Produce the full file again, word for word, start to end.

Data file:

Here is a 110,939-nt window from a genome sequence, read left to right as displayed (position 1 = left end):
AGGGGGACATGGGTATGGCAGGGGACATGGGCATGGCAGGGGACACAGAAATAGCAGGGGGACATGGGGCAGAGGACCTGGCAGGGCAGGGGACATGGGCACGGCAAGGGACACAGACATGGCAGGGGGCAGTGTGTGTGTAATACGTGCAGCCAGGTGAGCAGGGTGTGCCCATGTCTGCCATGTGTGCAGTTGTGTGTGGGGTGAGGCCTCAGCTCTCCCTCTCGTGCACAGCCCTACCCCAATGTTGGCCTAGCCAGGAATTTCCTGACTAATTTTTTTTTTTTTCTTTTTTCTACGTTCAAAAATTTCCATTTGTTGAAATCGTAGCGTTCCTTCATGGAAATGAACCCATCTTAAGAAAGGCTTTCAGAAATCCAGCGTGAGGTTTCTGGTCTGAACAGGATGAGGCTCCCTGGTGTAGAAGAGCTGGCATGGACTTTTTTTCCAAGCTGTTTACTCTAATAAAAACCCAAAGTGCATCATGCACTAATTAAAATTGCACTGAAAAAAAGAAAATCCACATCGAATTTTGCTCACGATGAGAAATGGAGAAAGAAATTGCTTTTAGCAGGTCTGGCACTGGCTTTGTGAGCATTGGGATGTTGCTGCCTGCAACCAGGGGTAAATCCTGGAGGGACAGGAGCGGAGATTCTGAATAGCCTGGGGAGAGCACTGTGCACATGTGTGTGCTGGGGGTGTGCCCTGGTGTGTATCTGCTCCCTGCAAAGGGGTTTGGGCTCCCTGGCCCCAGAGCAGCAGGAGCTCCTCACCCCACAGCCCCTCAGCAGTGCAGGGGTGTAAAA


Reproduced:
Here is a 110,939-nt window from a genome sequence, read left to right as displayed (position 1 = left end):
AGGGGGACATGGGTATGGCAGGGGACATGGGCATGGCAGGGGACACAGAAATAGCAGGGGGACATGGGGCAGAGGACCTGGCAGGGCAGGGGACATGGGCACGGCAAGGGACACAGACATGGCAGGGGGCAGTGTGTGTGTAATACGTGCAGCCAGGTGAGCAGGGTGTGCCCATGTCTGCCATGTGTGCAGTTGTGTGTGGGGTGAGGCCTCAGCTCTCCCTCTCGTGCACAGCCCTACCCCAATGTTGGCCTAGCCAGGAATTTCCTGACTAATTTTTTTTTTTTTCTTTTTTCTACGTTCAAAAATTTCCATTTGTTGAAATCGTAGCGTTCCTTCATGGAAATGAACCCATCTTAAGAAAGGCTTTCAGAAATCCAGCGTGAGGTTTCTGGTCTGAACAGGATGAGGCTCCCTGGTGTAGAAGAGCTGGCATGGACTTTTTTTCCAAGCTGTTTACTCTAATAAAAACCCAAAGTGCATCATGCACTAATTAAAATTGCACTGAAAAAAAGAAAATCCACATCGAATTTTGCTCACGATGAGAAATGGAGAAAGAAATTGCTTTTAGCAGGTCTGGCACTGGCTTTGTGAGCATTGGGATGTTGCTGCCTGCAACCAGGGGTAAATCCTGGAGGGACAGGAGCGGAGATTCTGAATAGCCTGGGGAGAGCACTGTGCACATGTGTGTGCTGGGGGTGTGCCCTGGTGTGTATCTGCTCCCTGCAAAGGGGTTTGGGCTCCCTGGCCCCAGAGCAGCAGGAGCTCCTCACCCCACAGCCCCTCAGCAGTGCAGGGGTGTAAAA